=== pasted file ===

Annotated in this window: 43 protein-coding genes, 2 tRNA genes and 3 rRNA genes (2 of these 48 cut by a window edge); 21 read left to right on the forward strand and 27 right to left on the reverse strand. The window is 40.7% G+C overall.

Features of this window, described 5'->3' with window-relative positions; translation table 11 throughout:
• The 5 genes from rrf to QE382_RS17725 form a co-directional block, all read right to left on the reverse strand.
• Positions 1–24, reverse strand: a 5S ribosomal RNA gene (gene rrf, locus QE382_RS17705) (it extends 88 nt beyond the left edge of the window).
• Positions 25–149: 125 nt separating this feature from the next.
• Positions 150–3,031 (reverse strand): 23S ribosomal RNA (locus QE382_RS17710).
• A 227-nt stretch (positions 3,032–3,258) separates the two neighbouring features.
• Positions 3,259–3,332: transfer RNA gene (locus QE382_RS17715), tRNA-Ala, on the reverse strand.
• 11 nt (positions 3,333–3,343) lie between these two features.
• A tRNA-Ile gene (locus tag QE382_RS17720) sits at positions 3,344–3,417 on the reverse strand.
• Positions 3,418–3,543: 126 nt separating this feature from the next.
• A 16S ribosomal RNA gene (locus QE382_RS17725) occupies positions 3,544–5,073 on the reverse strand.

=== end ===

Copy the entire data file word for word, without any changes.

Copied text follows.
Annotated in this window: 43 protein-coding genes, 2 tRNA genes and 3 rRNA genes (2 of these 48 cut by a window edge); 21 read left to right on the forward strand and 27 right to left on the reverse strand. The window is 40.7% G+C overall.

Features of this window, described 5'->3' with window-relative positions; translation table 11 throughout:
• The 5 genes from rrf to QE382_RS17725 form a co-directional block, all read right to left on the reverse strand.
• Positions 1–24, reverse strand: a 5S ribosomal RNA gene (gene rrf, locus QE382_RS17705) (it extends 88 nt beyond the left edge of the window).
• Positions 25–149: 125 nt separating this feature from the next.
• Positions 150–3,031 (reverse strand): 23S ribosomal RNA (locus QE382_RS17710).
• A 227-nt stretch (positions 3,032–3,258) separates the two neighbouring features.
• Positions 3,259–3,332: transfer RNA gene (locus QE382_RS17715), tRNA-Ala, on the reverse strand.
• 11 nt (positions 3,333–3,343) lie between these two features.
• A tRNA-Ile gene (locus tag QE382_RS17720) sits at positions 3,344–3,417 on the reverse strand.
• Positions 3,418–3,543: 126 nt separating this feature from the next.
• A 16S ribosomal RNA gene (locus QE382_RS17725) occupies positions 3,544–5,073 on the reverse strand.